Hi - my head is spinning looking for certain types of vitamins for several reasons. Been reading on-line - visiting my local health food store (felt they had no idea what they were talking about)...I've had great luck on these boards, so here goes!!!
I am 53 - going thru menopause - just had a bone density test which shows I have osteopenia in 4 sites of my spine and my left hip. I also have fibromyalgia, IBS, and had my thyroid removed 6 years ago. I have stomach issues with vitamins, supplements, etc. so I have to be careful what I take. My Vit. D levels were 4 a few years back - I take 5000iu's daily and I am in the low 30 range. I need to start taking calcium but in the past have found it really upsets my stomach. Right now I take Vit. D; Vit E; Vit B6, and B12, Magnesium Oxide which I now hear is not the best absorbed by any means and so my goal here is to find a calcium supplement that won't upset my stomach and is easy to swallow along with a better magnesium supplement.
I read about Coral Calcium ??? And, the different types of magnesium and see they really should be taken together with the Vit. D.
So any help here would be greatly appreciated. I also try to take vegan if possible with as few "additives" as possible. Thank you !! MaryAnn
I would shy away from coral calcium. I use Ezorb. It's gentle and probably wouldn't cause any stomach upset. As for Magnesium, you could try mag glycinate. It's buffered, so again, kind to the stomach. Another good way to get magnesium is through magnesium oil. You could do both mag oil and capsules. I get my oil from Health and Wisdom and buy it by the gallon. Epsom salts is another form of magnesium. If you want a comprehensive multi vitamin I would look for one that is food based. New Chapter and Rainbow Light are good brands. They also make one specifically for women. Just one more thing regarding vitamin E. Were you told to take this? I ask because this is a vitamin that can cause problems if taken when not needed.
Thanks for your advice! The man at the vitamin store by me did give me a brochure on New Chapter Bone Strength Cal/Mag Vit D3 and Natural K2 complex. I bought a sample supply to try. As far as Vit E, I take 400iu 4-5 times a week. What problems can that cause? Its not that high a dose and I am pretty sure its the same amount you would find in a multi, although I may be wrong. I will look into the Ezorb - again, thanks... MaryAnn
As far as Vit E, I take 400iu 4-5 times a week. What problems can that cause? Its not that high a dose and I am pretty sure its the same amount you would find in a multi, although I may be wrong. MaryAnn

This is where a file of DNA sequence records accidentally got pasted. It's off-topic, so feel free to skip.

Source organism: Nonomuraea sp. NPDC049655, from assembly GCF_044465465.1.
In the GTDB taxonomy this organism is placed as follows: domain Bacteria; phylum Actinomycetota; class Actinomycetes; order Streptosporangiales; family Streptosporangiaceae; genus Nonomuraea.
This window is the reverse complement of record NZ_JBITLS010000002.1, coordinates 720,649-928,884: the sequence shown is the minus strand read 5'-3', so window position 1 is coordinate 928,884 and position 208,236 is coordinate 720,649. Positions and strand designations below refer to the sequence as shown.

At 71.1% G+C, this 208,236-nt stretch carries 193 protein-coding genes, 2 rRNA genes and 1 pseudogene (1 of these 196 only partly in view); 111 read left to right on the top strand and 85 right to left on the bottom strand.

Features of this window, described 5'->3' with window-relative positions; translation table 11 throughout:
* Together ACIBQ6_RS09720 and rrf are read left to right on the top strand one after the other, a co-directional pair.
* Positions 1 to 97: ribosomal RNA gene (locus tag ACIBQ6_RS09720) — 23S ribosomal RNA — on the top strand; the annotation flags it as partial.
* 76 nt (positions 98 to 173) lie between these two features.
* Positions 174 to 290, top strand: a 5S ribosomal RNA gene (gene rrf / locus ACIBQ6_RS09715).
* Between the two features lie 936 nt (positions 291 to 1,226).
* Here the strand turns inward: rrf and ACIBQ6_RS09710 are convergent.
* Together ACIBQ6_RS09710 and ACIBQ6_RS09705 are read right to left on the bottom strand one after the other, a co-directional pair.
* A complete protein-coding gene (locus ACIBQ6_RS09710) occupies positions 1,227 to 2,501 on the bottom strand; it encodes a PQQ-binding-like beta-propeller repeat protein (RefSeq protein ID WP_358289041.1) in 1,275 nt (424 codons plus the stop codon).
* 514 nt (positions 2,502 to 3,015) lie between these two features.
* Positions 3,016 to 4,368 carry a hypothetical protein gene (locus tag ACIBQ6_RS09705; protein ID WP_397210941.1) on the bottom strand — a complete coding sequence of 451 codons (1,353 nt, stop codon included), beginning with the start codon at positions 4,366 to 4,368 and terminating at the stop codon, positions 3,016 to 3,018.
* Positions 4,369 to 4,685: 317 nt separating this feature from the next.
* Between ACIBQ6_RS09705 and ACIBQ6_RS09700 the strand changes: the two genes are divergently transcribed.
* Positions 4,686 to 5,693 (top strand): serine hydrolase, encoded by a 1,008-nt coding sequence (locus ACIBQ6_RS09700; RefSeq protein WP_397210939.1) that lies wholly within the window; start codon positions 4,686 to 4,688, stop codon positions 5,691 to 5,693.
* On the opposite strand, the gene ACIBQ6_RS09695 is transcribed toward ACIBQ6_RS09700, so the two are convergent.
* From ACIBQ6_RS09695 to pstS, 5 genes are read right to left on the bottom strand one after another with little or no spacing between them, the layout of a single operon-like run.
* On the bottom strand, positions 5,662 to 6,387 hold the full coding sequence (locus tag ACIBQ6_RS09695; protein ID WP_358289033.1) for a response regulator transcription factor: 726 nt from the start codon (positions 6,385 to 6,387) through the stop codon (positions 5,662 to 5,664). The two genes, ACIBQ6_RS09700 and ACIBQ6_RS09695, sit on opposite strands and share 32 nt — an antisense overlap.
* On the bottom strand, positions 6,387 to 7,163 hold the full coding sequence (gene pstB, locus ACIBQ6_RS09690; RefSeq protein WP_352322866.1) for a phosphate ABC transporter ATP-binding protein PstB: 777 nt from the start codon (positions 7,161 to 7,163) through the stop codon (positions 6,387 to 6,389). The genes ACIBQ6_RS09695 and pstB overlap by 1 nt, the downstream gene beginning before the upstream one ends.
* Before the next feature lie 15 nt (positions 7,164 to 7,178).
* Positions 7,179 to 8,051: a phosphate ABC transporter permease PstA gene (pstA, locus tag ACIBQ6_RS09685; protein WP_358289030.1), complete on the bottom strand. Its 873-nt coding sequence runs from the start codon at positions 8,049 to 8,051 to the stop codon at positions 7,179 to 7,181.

Vitamin E is fat soluble, not water soluble, so if an excess exists it wouldn't be excreted in the urine. Too much E can interfere with blood clotting, but you're probably ok with what you're taking. From my understanding, Vitamin E deficiency is actually pretty rare. I just tend to think "if it isn't broke don't fix it" so I only take supplements that I think (or tests show) my body needs.
Most western osteoporosis is probably based on an improper diet. Americans have some of the highest dietary calcium intake in the world via dairy products and supplements yet the highest rates of bone loss. Studies have shown that calcium, especially when taken alone, may actual aggravate bone loss. Eastern diets are relatively low on calcium yet osteoporosis occurs far less often. The answer is in a balanced diet where one gets all the key ingredients that are in the bone making cycle - calcium, Vit D, vit K. Things in our diets that can speed up calcium being stripped from the bones: too much animal protein, dairy products, caffeine (ie soda too), too many oxalates that bind up calcium, and lack of exercise. Basically, a well rounded healthy diet will take care of most everything except possibly the vit D and vit K. A poor diet that tends to strip away calcium and inadequate levels of sunshine (D3) and vit K (leafy greens) pretty much sets oneself up. If any one of these ingredients is missing or lacking you won't build adquate bone. Taking a Ca-Mg-D3-K2 supplement won't necessarily counter the effects of poor dietary choices and it's questionable the potency of such supplements vs. the real thing. One can never be sure what they get in a supplement unless it has been independently tested for potency. Natural is easier and safer. Having IBS is just another reason to try to go as all natural as you can and distance yourself from all processed foods, chemicals, additives, and toxins.
Before adding additional supplemental calcium to my diet I would at least first attempt to get it from optimizing food sources first (minimal oxalates and minimal dairy - esp. with the link to IBS). Vit D is easily gotten from daily exposure to sunshine. In winter months you can supplement if you live beyond 35 deg North (or South) parallel. I don't feel one can get optimum Vit D from foods. Vit K is difficult to get these days. That's one I do supplement with. The RDA for Vit D at 30 ng/ml may not be optimum for maximizing bone building. It certainly isn't optimum for overall health.